For Sunday, July 10, 2011
POSTED: 01:30 a.m. HST, Jul 10, 2011
LAST UPDATED: 02:23 p.m. HST, Aug 05, 2011
Two recent letters to the editor assumed there were already rules in place for Ahu O Laka to allow for enforcement of drinking, drugs and disorderly conduct. Not so.
In 1932 Ahu O Laka was designated as a bird reserve, along with Kapapa island, under the Department of Forestry and Agriculture, which at statehood became the Division of Forestry and Wildlife in the state Department of Land and Natural Resources.
Wildlife sanctuary rules adopted in 1981 and 2010 designated specific parcels as sanctuaries, where alcoholic beverages and intoxication are prohibited. However, Ahu O Laka was specifically excluded since the periodically submerged sandbar did not warrant designation as a wildlife sanctuary.
State boating rules do allow drinking alcohol on private vessels and prohibit boating under the influence, but they don't apply to submerged lands, like the sandbar.
DLNR will now begin a public rule-making process to suit Ahu O Laka's sometimes wet/sometimes dry nature and guide public behavior for enjoying this special location.
William J. Aila Jr.
Director, Dept. of Land and Natural Resources
David Chappell's letter is chock full of wrongheaded statements ("Business elite have duty to pay taxes," Star-Advertiser, Letters, July 7).
Take this whopper: "… I couldn't help but think of the many people without jobs or homes because our business elite caused the recession."
The vast majority of people manage to have a job and a roof over their heads, whether there is a recession or not. Chronically having neither is due to one's work habits and initiative. The poor economy is due primarily to idiotic governmental economic policies. Just one example — raising the minimum wage during a recession made it illegal to hire anyone whose job skills do not yet allow them to be productive enough to earn that wage, creating by government fiat the homelessness and joblessness Chappell bemoans.
I read with interest the letter from Jim Poole ("Excessive laws interfere with our independence," Star-Advertiser, Letters, July 6). I have an entirely different view of the situation. For the first time in my over 30 years in Hawaii, the air was clear and breathable, and the neighborhood was quiet. I and many of my neighbors would cringe with the cannons, the fireworks that began well before the Fourth and continued after for several days. The lack of consideration and irresponsibility of some people are what necessitate the enactment of some laws. It seemed as if our freedom from the smoke caused by fireworks and the right to clean air were usurped for the celebrating of a few.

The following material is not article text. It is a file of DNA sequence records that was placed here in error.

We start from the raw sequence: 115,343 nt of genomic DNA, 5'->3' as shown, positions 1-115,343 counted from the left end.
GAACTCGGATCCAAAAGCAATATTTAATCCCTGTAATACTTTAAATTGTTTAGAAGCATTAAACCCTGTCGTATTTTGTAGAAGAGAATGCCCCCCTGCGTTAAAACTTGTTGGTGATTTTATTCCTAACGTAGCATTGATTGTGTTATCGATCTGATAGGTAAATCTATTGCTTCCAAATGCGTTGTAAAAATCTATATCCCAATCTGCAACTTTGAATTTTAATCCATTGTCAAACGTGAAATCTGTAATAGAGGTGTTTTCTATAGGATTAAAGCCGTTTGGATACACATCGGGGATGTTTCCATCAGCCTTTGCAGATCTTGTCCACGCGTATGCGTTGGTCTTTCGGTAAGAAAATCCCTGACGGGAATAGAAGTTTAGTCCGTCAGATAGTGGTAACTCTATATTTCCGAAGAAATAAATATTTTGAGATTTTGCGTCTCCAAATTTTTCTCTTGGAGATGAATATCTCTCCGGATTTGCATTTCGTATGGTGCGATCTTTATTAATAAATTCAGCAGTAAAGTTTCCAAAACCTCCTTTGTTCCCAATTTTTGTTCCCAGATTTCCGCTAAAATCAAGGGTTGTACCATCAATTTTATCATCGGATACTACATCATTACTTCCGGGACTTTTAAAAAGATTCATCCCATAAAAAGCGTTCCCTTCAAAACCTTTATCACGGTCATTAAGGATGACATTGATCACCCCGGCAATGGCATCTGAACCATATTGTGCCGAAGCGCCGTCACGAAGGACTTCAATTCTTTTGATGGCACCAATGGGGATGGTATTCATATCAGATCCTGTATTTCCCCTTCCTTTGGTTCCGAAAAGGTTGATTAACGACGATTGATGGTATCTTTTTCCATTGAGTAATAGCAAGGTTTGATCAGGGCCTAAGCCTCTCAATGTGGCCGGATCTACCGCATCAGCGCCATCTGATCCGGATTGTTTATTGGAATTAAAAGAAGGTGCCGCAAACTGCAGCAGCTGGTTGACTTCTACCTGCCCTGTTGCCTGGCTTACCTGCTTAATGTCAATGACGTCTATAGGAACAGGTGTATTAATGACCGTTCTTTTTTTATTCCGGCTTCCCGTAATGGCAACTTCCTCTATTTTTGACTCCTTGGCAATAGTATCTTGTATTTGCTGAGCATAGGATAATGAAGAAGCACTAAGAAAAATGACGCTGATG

The option to be able to drink an alcoholic beverage was taken out of control, again by a few. I think there will be fewer drunken drivers on the road because of the law and I, for one, am grateful.
Honolulu Star-Advertiser writer Mary Vorsino recently quoted two authorities on the precedent set by the Department of Education's decision to unilaterally impose a contract proposal on teachers ("State move on contract novel," Star-Advertiser, June 20):
» Former Hawaii State Teachers Association executive director Joan Husted: "Neither the state nor the counties have ever imposed their last, best offer unilaterally," adding if the DOE is given the go-ahead to impose its last, best offer, it could dramatically change public employee contract bargaining in Hawaii.
» UH Professional Assembly executive director J.N. Musto, who suggested HSTA members could vote to strike.
My fellow teachers may well be asking themselves why have an HSTA — indeed, any representation — if the state can simply impose contract terms by fiat. What a waste of union dues.
As for Musto's suggestion, I will not under any circumstance walk a picket line because HSTA has become so feeble and dysfunctional as to have rendered itself irrelevant.
Thomas E. Stuart
I suggest that the Hawaii State Teachers Association could lessen the impact of the teachers' pay cut by suspending collection of union dues for the duration.
As a retired Navy flag officer, I am worried about the low percentage of young adults who qualify for military service.
According to the Defense Department, being overweight or obese is the leading medical reason why young adults cannot enlist, with one in four too overweight to join. In Hawaii alone, more than 50,000 young adults are considered overweight. With child obesity rates tripling since 1980, clearly we need to act so that the military has an ample pool of qualified applicants.
Last December, Congress passed the Healthy, Hunger-Free Kids Act to improve school nutrition standards, but on June 16, the House took steps to roll back these new standards. Given that many children consume as much as half of their daily calories at school, Congress must reconsider this action and provide its full support for new school nutrition standards so our child obesity crisis does not become a national security crisis.
As I attended a Department of Transportation meeting on June 30 in Kapolei, I watched the city and state presentations with disappointment. For two hours, road projects and improvements were discussed, but not once did I hear any mention of pedestrian safety.
It was worrisome that in spite of the alarming numbers of pedestrian fatalities in our state year after year, it seemed to me that the priority is to have our roads motorist-and-cars friendly rather than pedestrian friendly and safe for both the motorists and pedestrians.
I ask that all transportation officials to please think about pedestrians (most importantly) as they work on traffic or road projects; that both motorists and pedestrians to think safety first; that the media, schools, parents and families educate our loved ones about traffic and pedestrian safety, and let us all be patient for each other, especially in the next few weeks when our children go back to school.